Sharp decline among Russians travelling abroad

The interest in the European direction is unlikely to weaken. Source: Marina Lystseva/TASS

The interest in the European direction is unlikely to weaken. Source: Marina Lystseva/TASS

There has been a sharp decline in the number of Russians travelling abroad in the first quarter of 2015, with vacationers making 1.3 million fewer trips (around 40% less) abroad, official statistics show. The drop in the Russian ruble’s value against foreign currencies is a reason, making Russians look increasingly at domestic holiday options.

Around 40% fewer Russians travelled abroad on vacation in the first quarter of 2015, making 1.3 million less trips outside the country, official statistics revealed, reports TASS.

According to Rosstat, Russia’s official statistics agency, places traditionally popular among Russian tourists; like Spain, Italy, Greece, and Egypt; lost 41%, 31%, 29% and 25% of travellers, respectively. Visits by Russians to Montenegro and Croatia, however, dropped only by 8% and 3%, respectively.

Other sources, particularly the European Travel Commission, also show that outbound tourism from Russia to Europe in the first quarter of 2015 has fallen by 30%, compared to the same period last year.

The main reasons

From the perspective of the tourism business, a decline in outbound tourist traffic reflects the situation on the financial markets. As the Rosstat data indicates, in April 2015, real wages of Russians, in annual terms, decreased by 13.2%, while marginally increasing by only 1%. Rising prices of goods and services have reduced the proportion of income allocated to consumption to its lowest level since the beginning of 2014 – 66.8%. The share of income now allocated to savings, by contrast, has grown by 17.4%.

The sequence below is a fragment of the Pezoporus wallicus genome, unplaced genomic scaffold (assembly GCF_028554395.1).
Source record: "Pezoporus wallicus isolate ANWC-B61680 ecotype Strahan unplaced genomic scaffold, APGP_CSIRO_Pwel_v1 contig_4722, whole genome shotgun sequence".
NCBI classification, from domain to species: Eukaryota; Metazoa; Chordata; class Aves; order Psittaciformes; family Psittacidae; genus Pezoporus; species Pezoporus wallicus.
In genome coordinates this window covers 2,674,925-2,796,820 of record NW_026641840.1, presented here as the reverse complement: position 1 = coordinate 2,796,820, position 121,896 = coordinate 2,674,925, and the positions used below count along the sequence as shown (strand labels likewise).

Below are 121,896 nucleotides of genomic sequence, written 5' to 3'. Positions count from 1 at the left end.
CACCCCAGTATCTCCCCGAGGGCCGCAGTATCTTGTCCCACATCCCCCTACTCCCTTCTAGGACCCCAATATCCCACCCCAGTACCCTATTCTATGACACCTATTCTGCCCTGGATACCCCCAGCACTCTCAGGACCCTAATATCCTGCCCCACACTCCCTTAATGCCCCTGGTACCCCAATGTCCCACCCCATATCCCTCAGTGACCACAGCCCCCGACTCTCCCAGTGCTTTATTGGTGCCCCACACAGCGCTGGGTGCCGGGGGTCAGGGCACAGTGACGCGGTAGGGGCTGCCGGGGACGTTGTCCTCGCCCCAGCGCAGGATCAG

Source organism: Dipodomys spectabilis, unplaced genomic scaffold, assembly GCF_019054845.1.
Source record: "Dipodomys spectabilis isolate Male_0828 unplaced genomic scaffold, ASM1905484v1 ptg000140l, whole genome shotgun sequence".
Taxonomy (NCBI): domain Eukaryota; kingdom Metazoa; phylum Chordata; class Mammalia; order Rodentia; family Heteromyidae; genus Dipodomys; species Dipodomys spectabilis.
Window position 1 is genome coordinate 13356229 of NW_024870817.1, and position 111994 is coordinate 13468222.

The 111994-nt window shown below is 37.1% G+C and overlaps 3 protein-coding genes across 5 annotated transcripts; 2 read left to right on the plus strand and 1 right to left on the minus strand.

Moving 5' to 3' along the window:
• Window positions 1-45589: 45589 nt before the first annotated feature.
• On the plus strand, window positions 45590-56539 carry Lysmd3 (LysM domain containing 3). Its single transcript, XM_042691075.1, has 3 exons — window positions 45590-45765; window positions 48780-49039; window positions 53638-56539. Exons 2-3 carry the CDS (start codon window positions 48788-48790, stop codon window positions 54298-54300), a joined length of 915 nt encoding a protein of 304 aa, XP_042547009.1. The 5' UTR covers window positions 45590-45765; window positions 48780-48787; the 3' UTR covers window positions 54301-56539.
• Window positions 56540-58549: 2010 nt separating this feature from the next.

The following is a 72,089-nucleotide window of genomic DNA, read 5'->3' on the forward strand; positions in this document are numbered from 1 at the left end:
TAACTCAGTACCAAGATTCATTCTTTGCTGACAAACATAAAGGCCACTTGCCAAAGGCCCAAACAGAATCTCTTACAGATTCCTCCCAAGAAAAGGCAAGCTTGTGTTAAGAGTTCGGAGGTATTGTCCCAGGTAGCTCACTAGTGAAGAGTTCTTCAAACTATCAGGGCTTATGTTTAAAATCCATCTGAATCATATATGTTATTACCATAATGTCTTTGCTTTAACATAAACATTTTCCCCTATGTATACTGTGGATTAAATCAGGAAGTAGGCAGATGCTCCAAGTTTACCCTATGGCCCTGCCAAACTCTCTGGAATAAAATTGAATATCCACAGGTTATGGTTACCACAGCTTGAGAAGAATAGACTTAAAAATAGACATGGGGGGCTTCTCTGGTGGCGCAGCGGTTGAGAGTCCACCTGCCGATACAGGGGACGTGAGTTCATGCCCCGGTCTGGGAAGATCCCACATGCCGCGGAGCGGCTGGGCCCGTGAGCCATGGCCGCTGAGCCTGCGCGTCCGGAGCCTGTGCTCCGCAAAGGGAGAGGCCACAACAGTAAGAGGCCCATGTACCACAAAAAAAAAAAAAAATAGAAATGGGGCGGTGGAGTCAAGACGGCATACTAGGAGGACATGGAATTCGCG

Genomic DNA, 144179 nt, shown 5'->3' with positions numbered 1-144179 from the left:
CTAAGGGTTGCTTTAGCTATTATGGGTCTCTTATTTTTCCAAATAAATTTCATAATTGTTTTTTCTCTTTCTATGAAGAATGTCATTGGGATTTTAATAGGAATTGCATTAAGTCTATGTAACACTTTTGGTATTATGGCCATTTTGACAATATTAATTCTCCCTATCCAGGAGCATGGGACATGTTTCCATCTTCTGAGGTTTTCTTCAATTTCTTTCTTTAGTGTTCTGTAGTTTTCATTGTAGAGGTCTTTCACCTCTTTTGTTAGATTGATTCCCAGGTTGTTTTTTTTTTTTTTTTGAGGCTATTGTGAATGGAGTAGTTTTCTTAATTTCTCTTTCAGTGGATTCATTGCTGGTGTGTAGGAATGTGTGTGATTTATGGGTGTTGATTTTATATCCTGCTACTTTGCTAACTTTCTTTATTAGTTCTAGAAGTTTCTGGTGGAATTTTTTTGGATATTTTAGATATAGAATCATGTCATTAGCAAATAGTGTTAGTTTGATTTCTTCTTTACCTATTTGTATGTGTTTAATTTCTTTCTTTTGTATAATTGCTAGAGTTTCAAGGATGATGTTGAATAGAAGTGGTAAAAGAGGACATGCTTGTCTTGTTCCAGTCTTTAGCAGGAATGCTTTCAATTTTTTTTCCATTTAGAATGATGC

“From the December highs against the US dollar, the Russian ruble has dropped by almost 38%, and against the euro, by almost 43%. The Russian currency still remains rather weak, in relation to the levels of the preceding year,” said Timur Nigmatulin, analyst at Finam Investment Holding. Among other things, this has meant an automatic and significant increase in the cost of holidays and business trips abroad, in ruble terms. According to the Russian Federal Tourism Agency, which collates relevant information about Russians travelling abroad, earlier, tourists travelling to other countries spent around $50 billion in the countries they visited.

“We need to make every possible effort to ensure a significant portion of these funds remain in the Russian Federation, and are put to work for the economy of our country,” said Oleg Safronov, head of the Federal Tourism Agency, during a meeting with Vladimir Putin earlier this month.

This strategy has already brought positive first results. 

Plans for the future

According to Federal Tourism Agency figures, over 41 million people travelled within the country on vacation in 2014, around 30% more than in 2013.

“We are seeing a new trend, changes in the character of the tourist stream. Businesses have noted a doubling in the number of tourists travelling to ski resorts inside Russia,” said Galina Dekhtyar, Professor in the Institute of Management at RANEPA. According to her, in May 2015, the “destination winners” were Egypt and Turkey, even though the flow of tourists to these two countries has also sharply decreased. She also noted that Krasnodar Krai, Sochi, and Crimea have become priority destinations for domestic tourism.

According to analysts, however, the interest in the European direction is unlikely to weaken.

“If we talk about Europe, with its large number of historical and cultural monuments, it will always remain interesting for Russian tourists,” said Dekhtyar. However, she felt that the Russian desire to travel around Europe today has been dampened by the political situation, a negative attitude towards Russian tourists in several countries, as well as the weak ruble.

“Thanks to policies of the European Central Bank, the ruble has weakened against the euro to a lesser extent than against other currencies. I expect to see a drop in tourist traffic to the Eurozone of only 10-20% in 2015,” said Nigmatulin.

All rights reserved by Rossiyskaya Gazeta.

This website uses cookies. Click here to find out more.

Accept cookies